MS. REBECCA SHEIR
Welcome to "Metro Connection." I'm Rebecca Sheir and we've finally arrived at one of our favorite weeks of the year, where we delve into the creepy, the kooky, the mysterious and spooky, as we get a head start on Halloween with a show we call…
MS. REBECCA SHEIR
…Haunted D.C. (laugh) And this year we have a whole new bag of tricks and treats for you.
MS. REBECCA SHEIR
We'll visit the Eastern Shore to hear why the tiny town of Pocomoke City, Md. has developed such a ghostly reputation.
MS. MINDIE BURGOYNE
I don't mean to say that it's a spooky place, but it's a place that is thick with presence.
And we'll tour the homegrown Halloween spectacle that's sparking so much controversy in Silver Spring.
UNIDENTIFIED WOMAN #1
This whole situation has been blown way out of proportion.
Plus, we'll meet a man who makes a living writing stories designed to haunt your dreams.
MR. LLOYD WOLF
I was very easily scared, had a very active imagination, which I think most writers and most creative people, they have to have that.
But we begin today's Haunted D.C. show by exploring a neighborhood that some people say contains a whole bunch of spooky spirits. More than 250 years worth, actually.
Here we go. We'll have you introduce yourself, and then you'll tell us where we are, why we're here and the whole backstory.
MR. TIM KREPP
Well, my name is Tim Krepp. I'm a local Washington, D.C. tour guide. I'm also an author of a few books, which, conveniently enough for this time of the year, have to do with ghosts. So I had "Capitol Hill Haunts," last year. And coming out this year is "Ghosts of Georgetown."
Tim and I recently met up in Georgetown, which officially dates back to 1751, making it more than 30 years older than D.C. itself. In the spirit of Tim's new book, he led me on an afternoon ghost tour of the neighborhood. We made several stops, starting along the C&O Canal, right near 33rd Street Northwest, just south of M.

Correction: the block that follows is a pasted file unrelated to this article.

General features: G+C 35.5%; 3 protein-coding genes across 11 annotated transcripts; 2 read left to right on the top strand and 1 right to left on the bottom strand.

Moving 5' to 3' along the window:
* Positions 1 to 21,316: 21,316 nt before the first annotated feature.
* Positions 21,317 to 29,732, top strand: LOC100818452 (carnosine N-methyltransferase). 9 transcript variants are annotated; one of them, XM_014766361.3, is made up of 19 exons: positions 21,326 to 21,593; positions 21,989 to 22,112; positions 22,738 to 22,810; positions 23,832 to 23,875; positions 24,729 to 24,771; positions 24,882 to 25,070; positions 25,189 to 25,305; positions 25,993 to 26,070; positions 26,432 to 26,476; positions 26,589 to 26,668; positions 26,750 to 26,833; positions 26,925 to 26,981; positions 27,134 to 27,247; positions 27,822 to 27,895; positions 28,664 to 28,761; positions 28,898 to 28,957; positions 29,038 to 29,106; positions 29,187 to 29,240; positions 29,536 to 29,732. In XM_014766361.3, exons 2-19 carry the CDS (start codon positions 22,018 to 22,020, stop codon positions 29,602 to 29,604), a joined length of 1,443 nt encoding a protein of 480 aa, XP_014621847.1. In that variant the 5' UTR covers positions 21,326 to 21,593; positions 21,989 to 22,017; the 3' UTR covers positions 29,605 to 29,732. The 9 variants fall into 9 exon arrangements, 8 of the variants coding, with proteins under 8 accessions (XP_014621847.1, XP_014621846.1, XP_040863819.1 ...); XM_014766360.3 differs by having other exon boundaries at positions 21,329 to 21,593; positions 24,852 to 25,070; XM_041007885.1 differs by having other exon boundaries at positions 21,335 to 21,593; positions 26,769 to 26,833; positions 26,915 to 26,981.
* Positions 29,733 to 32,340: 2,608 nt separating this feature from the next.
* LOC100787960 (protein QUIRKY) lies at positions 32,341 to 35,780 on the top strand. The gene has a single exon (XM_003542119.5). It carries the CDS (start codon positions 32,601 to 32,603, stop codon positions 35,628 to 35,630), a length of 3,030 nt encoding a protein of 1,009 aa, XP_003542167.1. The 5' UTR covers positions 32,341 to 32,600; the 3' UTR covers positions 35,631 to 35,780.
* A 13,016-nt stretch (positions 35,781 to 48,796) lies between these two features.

And the canal is a fairly important part about the history of Georgetown. Now, the reason Georgetown exists as a town itself was that this was the highest port town that ships could get up to on the river. Past here you had rapids. To get around the rapids, they built the C&O Canal. And this was built around the mid-1800s or so. This was a seedy part of town. This was a rough part of town here. You didn't want to be caught here at night.
In fact, one of the stories I have deals with the early 1890s. And it's a story of a police officer walking his beat along the Canal towpath at night. And he sees this ghostly apparition waving a bloody razor, those old razors they used to shave with. And of course he was a bit spooked by this, and who wouldn't be? It turns out that later that night, an actual assault takes place in Georgetown where a man tries to assault and kill one of his boarders in a boarding house.
With a razor?
With a razor, with a straight-edge razor. So totally unconnected to the ghost and so because of this, it sparks a whole litany of ghost stories in the Washington Post about other ghosts that are seen along the C&O Canal, from fishermen who claim that ghosts prevent them from catching fish here, which perhaps may be a bit more of the dubious side of the ghosts, to policemen that refused to walk their beat. The police officers in the 7th precinct of Georgetown called it the Dead Man's Beat. So they didn't want to be walking along here at night.
So do you feel better doing this interview during the day right now? Would you be spooked if we were here at night?
No. I've been looking to see a ghost for years now, and I've got nothing. I'm here, I'm willing to believe, and they won't show up for me. So that's very disappointing for me. But if anyone hears anything, let me know. I'd be interested in hearing about a current ghost along the C&O Canal.
All right. So here we are on Wisconsin.
On Wisconsin, right near -- you can see the store here, The Gap. Like many other clothing stores along Wisconsin Avenue, you wouldn't think much of it. But you can see it's a slightly larger building than its neighbors. It wasn't, as you might imagine, built as a Gap. It wasn't even built as a clothing store or any store at all. At first it was built as what's called Forrest Hall. And Forrest was a…
Forrest was a very eager bus driver honking their horn. No. (laugh)